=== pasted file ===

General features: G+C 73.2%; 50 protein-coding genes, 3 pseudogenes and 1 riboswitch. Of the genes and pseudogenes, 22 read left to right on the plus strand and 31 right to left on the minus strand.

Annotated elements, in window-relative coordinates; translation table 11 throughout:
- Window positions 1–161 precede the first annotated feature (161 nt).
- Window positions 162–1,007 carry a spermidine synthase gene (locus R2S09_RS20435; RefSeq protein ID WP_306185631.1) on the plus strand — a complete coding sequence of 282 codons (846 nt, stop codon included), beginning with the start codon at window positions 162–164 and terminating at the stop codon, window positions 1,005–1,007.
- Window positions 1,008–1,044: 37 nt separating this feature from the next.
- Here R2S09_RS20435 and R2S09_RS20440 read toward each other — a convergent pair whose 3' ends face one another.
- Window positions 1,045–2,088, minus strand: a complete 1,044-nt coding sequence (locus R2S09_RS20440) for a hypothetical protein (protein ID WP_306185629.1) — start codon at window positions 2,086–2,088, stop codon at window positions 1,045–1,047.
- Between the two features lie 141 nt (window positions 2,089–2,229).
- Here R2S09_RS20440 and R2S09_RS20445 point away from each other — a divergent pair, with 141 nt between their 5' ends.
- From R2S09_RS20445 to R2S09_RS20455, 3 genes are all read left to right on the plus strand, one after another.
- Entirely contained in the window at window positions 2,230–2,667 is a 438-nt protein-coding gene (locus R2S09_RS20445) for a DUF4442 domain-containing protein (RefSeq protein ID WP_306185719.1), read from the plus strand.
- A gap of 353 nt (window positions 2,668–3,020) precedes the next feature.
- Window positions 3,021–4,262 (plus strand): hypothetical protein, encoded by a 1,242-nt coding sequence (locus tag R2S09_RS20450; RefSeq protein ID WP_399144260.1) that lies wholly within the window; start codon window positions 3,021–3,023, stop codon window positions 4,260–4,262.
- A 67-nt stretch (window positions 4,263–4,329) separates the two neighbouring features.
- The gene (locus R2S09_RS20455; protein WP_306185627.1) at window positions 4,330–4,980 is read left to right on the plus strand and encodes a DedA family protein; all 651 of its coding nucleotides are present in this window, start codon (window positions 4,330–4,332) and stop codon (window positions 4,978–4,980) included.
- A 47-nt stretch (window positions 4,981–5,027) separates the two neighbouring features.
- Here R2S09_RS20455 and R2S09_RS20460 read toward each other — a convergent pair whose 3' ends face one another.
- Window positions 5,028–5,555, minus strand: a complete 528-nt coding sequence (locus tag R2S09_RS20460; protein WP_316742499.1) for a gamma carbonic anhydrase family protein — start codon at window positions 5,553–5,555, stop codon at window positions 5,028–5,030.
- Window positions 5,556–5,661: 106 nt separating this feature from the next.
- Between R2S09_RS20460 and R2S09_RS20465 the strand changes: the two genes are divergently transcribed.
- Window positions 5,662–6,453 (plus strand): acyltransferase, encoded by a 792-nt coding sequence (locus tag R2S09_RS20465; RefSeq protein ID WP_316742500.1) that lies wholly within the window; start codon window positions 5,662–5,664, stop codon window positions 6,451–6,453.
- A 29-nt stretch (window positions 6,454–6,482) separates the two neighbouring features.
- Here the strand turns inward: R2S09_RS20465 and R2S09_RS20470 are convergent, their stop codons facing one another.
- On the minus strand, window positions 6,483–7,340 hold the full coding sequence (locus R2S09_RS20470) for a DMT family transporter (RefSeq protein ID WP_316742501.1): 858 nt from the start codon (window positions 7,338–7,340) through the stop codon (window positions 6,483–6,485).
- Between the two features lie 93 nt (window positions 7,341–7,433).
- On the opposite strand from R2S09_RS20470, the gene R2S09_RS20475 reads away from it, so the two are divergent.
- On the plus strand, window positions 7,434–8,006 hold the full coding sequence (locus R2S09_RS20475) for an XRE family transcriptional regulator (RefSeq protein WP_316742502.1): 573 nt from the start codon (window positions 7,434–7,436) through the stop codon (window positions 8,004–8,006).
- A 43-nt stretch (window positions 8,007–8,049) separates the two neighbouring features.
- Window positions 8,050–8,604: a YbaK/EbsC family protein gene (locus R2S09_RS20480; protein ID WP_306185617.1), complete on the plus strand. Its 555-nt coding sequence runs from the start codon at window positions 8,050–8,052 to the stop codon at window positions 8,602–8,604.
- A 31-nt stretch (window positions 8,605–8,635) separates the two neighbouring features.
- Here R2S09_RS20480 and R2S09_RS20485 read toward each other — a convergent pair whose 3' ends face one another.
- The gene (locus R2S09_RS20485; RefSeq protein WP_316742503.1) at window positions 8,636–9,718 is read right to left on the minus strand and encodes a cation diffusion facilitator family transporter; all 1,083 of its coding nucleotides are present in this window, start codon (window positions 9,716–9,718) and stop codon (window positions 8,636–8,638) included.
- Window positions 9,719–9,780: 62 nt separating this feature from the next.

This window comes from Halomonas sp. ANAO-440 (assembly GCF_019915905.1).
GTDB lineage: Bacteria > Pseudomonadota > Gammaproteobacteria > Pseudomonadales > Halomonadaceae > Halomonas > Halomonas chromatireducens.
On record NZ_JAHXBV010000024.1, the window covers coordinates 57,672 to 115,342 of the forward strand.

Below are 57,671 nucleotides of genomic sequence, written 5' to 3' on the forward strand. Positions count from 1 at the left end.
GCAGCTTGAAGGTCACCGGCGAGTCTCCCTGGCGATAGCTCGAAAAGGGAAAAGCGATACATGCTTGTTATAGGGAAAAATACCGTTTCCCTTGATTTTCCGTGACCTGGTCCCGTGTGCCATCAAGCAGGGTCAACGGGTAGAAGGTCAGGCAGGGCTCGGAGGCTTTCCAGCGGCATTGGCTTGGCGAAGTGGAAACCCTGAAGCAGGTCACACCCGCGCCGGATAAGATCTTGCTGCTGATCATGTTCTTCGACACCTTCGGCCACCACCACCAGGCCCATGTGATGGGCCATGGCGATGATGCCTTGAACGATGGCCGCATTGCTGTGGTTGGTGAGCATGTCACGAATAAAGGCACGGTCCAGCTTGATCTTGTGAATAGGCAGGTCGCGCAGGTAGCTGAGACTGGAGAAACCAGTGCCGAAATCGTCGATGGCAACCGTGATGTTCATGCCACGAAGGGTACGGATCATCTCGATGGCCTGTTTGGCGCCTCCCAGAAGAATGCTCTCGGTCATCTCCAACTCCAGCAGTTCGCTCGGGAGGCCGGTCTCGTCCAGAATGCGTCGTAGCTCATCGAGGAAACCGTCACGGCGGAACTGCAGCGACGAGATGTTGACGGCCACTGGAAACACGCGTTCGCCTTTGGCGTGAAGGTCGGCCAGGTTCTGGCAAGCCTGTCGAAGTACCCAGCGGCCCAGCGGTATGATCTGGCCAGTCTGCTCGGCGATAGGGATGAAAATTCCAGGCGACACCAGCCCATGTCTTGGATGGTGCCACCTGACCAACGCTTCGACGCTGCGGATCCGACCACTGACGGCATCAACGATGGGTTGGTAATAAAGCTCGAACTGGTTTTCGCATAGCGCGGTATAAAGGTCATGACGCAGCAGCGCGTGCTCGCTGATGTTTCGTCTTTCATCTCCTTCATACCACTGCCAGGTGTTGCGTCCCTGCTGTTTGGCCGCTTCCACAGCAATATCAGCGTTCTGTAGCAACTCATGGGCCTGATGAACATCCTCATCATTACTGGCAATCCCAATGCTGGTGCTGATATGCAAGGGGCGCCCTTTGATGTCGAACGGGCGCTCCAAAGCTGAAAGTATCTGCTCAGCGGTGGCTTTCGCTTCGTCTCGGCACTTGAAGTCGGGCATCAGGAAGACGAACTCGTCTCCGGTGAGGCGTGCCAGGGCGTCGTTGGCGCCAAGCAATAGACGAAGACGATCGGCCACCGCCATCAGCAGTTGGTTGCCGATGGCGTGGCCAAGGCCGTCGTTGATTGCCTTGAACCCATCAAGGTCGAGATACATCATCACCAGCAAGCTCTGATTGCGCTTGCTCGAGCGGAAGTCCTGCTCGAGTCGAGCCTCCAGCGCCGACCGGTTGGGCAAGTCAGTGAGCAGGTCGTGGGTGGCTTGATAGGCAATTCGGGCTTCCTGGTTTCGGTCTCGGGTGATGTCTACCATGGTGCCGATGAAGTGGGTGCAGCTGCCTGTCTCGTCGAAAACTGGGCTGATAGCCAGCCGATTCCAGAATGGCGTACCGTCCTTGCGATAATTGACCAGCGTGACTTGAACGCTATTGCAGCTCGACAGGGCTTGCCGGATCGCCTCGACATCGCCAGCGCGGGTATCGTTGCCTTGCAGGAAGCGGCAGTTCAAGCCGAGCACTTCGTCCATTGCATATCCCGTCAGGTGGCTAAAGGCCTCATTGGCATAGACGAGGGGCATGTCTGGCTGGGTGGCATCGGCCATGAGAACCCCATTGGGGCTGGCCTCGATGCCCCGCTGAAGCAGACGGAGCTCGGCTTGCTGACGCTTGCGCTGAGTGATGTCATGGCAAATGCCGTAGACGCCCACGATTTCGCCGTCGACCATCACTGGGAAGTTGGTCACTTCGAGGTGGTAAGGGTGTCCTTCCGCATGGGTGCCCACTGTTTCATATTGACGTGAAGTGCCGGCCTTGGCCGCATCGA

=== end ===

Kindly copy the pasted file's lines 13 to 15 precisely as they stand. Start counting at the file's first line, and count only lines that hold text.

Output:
- Window positions 3,021–4,262 (plus strand): hypothetical protein, encoded by a 1,242-nt coding sequence (locus tag R2S09_RS20450; RefSeq protein ID WP_399144260.1) that lies wholly within the window; start codon window positions 3,021–3,023, stop codon window positions 4,260–4,262.
- A 67-nt stretch (window positions 4,263–4,329) separates the two neighbouring features.
- The gene (locus R2S09_RS20455; protein WP_306185627.1) at window positions 4,330–4,980 is read left to right on the plus strand and encodes a DedA family protein; all 651 of its coding nucleotides are present in this window, start codon (window positions 4,330–4,332) and stop codon (window positions 4,978–4,980) included.